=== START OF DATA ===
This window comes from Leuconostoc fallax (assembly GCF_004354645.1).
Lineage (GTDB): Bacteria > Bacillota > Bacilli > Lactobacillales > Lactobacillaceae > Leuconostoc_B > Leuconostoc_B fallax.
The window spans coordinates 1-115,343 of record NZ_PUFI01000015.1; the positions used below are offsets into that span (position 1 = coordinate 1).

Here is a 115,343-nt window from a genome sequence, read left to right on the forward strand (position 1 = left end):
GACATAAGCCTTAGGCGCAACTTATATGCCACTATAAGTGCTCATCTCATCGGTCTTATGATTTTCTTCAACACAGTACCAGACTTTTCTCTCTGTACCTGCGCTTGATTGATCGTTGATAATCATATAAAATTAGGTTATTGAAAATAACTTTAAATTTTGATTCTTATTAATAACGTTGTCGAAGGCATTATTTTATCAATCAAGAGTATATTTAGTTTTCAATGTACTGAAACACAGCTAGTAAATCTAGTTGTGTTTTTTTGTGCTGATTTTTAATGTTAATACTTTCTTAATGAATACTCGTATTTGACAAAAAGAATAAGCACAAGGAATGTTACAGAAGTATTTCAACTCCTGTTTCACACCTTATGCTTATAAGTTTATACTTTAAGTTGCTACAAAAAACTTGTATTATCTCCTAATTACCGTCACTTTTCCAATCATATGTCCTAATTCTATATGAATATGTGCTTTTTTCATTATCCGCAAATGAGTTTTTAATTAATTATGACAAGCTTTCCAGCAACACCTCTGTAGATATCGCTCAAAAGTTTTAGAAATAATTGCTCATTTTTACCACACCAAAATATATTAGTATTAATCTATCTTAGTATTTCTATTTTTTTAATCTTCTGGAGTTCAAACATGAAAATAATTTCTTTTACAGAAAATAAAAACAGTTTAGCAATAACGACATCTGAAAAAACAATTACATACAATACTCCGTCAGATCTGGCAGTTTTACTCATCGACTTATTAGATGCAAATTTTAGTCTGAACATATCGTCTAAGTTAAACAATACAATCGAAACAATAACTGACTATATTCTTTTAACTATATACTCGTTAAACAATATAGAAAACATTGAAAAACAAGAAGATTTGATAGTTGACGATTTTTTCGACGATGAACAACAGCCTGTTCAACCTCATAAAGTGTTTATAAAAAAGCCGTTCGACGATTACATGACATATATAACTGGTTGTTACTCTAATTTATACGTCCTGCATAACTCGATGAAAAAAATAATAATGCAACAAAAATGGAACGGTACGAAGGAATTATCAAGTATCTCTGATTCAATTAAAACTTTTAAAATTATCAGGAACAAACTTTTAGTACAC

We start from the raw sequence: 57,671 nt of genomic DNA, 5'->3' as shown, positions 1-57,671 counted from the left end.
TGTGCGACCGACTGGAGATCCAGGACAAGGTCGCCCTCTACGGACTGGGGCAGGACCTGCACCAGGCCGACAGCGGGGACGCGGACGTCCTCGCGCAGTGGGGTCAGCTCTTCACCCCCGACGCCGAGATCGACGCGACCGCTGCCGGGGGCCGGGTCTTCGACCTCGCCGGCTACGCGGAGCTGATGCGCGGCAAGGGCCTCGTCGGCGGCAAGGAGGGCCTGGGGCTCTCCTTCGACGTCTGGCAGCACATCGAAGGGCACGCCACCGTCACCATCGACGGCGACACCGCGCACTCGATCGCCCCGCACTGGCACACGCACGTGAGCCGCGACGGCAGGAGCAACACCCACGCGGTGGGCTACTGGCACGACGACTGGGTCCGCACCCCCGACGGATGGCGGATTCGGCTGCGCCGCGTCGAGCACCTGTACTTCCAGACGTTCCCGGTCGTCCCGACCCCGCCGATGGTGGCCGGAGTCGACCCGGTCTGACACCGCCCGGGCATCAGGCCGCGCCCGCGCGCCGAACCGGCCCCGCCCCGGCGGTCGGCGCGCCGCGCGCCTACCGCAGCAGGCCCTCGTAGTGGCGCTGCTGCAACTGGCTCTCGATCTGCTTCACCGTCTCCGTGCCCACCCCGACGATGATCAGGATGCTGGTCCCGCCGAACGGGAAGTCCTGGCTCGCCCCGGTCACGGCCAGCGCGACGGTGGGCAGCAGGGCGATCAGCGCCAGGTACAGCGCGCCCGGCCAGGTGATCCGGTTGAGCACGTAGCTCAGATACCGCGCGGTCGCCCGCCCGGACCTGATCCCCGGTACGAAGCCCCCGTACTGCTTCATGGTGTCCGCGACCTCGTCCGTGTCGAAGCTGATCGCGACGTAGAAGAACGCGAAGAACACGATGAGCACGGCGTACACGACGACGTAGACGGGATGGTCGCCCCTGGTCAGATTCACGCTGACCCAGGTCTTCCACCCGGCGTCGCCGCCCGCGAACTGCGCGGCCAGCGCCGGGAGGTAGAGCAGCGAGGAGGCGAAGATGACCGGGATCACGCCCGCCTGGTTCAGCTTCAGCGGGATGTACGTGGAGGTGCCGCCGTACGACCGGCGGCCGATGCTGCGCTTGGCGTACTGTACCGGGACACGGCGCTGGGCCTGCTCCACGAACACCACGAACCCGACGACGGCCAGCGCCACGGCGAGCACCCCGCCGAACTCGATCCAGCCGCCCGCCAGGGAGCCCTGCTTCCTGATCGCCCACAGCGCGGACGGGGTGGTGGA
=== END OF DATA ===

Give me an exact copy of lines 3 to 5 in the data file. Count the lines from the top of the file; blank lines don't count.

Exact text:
The window spans coordinates 1-115,343 of record NZ_PUFI01000015.1; the positions used below are offsets into that span (position 1 = coordinate 1).

Here is a 115,343-nt window from a genome sequence, read left to right on the forward strand (position 1 = left end):
GACATAAGCCTTAGGCGCAACTTATATGCCACTATAAGTGCTCATCTCATCGGTCTTATGATTTTCTTCAACACAGTACCAGACTTTTCTCTCTGTACCTGCGCTTGATTGATCGTTGATAATCATATAAAATTAGGTTATTGAAAATAACTTTAAATTTTGATTCTTATTAATAACGTTGTCGAAGGCATTATTTTATCAATCAAGAGTATATTTAGTTTTCAATGTACTGAAACACAGCTAGTAAATCTAGTTGTGTTTTTTTGTGCTGATTTTTAATGTTAATACTTTCTTAATGAATACTCGTATTTGACAAAAAGAATAAGCACAAGGAATGTTACAGAAGTATTTCAACTCCTGTTTCACACCTTATGCTTATAAGTTTATACTTTAAGTTGCTACAAAAAACTTGTATTATCTCCTAATTACCGTCACTTTTCCAATCATATGTCCTAATTCTATATGAATATGTGCTTTTTTCATTATCCGCAAATGAGTTTTTAATTAATTATGACAAGCTTTCCAGCAACACCTCTGTAGATATCGCTCAAAAGTTTTAGAAATAATTGCTCATTTTTACCACACCAAAATATATTAGTATTAATCTATCTTAGTATTTCTATTTTTTTAATCTTCTGGAGTTCAAACATGAAAATAATTTCTTTTACAGAAAATAAAAACAGTTTAGCAATAACGACATCTGAAAAAACAATTACATACAATACTCCGTCAGATCTGGCAGTTTTACTCATCGACTTATTAGATGCAAATTTTAGTCTGAACATATCGTCTAAGTTAAACAATACAATCGAAACAATAACTGACTATATTCTTTTAACTATATACTCGTTAAACAATATAGAAAACATTGAAAAACAAGAAGATTTGATAGTTGACGATTTTTTCGACGATGAACAACAGCCTGTTCAACCTCATAAAGTGTTTATAAAAAAGCCGTTCGACGATTACATGACATATATAACTGGTTGTTACTCTAATTTATACGTCCTGCATAACTCGATGAAAAAAATAATAATGCAACAAAAATGGAACGGTACGAAGGAATTATCAAGTATCTCTGATTCAATTAAAACTTTTAAAATTATCAGGAACAAACTTTTAGTACAC